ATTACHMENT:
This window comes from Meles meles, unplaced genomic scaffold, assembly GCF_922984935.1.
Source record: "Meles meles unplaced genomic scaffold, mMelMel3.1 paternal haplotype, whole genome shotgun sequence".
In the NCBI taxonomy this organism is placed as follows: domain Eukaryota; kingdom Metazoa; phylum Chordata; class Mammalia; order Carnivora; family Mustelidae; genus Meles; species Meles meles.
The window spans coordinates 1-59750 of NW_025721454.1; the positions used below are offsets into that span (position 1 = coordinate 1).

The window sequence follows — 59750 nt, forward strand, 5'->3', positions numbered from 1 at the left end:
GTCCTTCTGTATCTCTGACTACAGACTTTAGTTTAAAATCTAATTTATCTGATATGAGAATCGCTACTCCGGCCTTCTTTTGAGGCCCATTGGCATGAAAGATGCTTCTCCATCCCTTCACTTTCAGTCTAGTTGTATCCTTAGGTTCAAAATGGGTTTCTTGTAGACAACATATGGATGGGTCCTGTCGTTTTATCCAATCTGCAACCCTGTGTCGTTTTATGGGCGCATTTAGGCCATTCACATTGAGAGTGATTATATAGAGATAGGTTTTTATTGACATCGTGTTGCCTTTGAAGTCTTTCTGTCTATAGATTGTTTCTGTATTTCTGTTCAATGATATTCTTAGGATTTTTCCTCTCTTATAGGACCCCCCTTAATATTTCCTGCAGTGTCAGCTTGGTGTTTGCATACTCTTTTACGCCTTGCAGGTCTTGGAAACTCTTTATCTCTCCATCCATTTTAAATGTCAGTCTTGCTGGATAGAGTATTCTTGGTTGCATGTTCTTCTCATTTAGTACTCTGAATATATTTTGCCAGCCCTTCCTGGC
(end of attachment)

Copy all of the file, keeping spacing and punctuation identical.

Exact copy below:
This window comes from Meles meles, unplaced genomic scaffold, assembly GCF_922984935.1.
Source record: "Meles meles unplaced genomic scaffold, mMelMel3.1 paternal haplotype, whole genome shotgun sequence".
In the NCBI taxonomy this organism is placed as follows: domain Eukaryota; kingdom Metazoa; phylum Chordata; class Mammalia; order Carnivora; family Mustelidae; genus Meles; species Meles meles.
The window spans coordinates 1-59750 of NW_025721454.1; the positions used below are offsets into that span (position 1 = coordinate 1).

The window sequence follows — 59750 nt, forward strand, 5'->3', positions numbered from 1 at the left end:
GTCCTTCTGTATCTCTGACTACAGACTTTAGTTTAAAATCTAATTTATCTGATATGAGAATCGCTACTCCGGCCTTCTTTTGAGGCCCATTGGCATGAAAGATGCTTCTCCATCCCTTCACTTTCAGTCTAGTTGTATCCTTAGGTTCAAAATGGGTTTCTTGTAGACAACATATGGATGGGTCCTGTCGTTTTATCCAATCTGCAACCCTGTGTCGTTTTATGGGCGCATTTAGGCCATTCACATTGAGAGTGATTATATAGAGATAGGTTTTTATTGACATCGTGTTGCCTTTGAAGTCTTTCTGTCTATAGATTGTTTCTGTATTTCTGTTCAATGATATTCTTAGGATTTTTCCTCTCTTATAGGACCCCCCTTAATATTTCCTGCAGTGTCAGCTTGGTGTTTGCATACTCTTTTACGCCTTGCAGGTCTTGGAAACTCTTTATCTCTCCATCCATTTTAAATGTCAGTCTTGCTGGATAGAGTATTCTTGGTTGCATGTTCTTCTCATTTAGTACTCTGAATATATTTTGCCAGCCCTTCCTGGC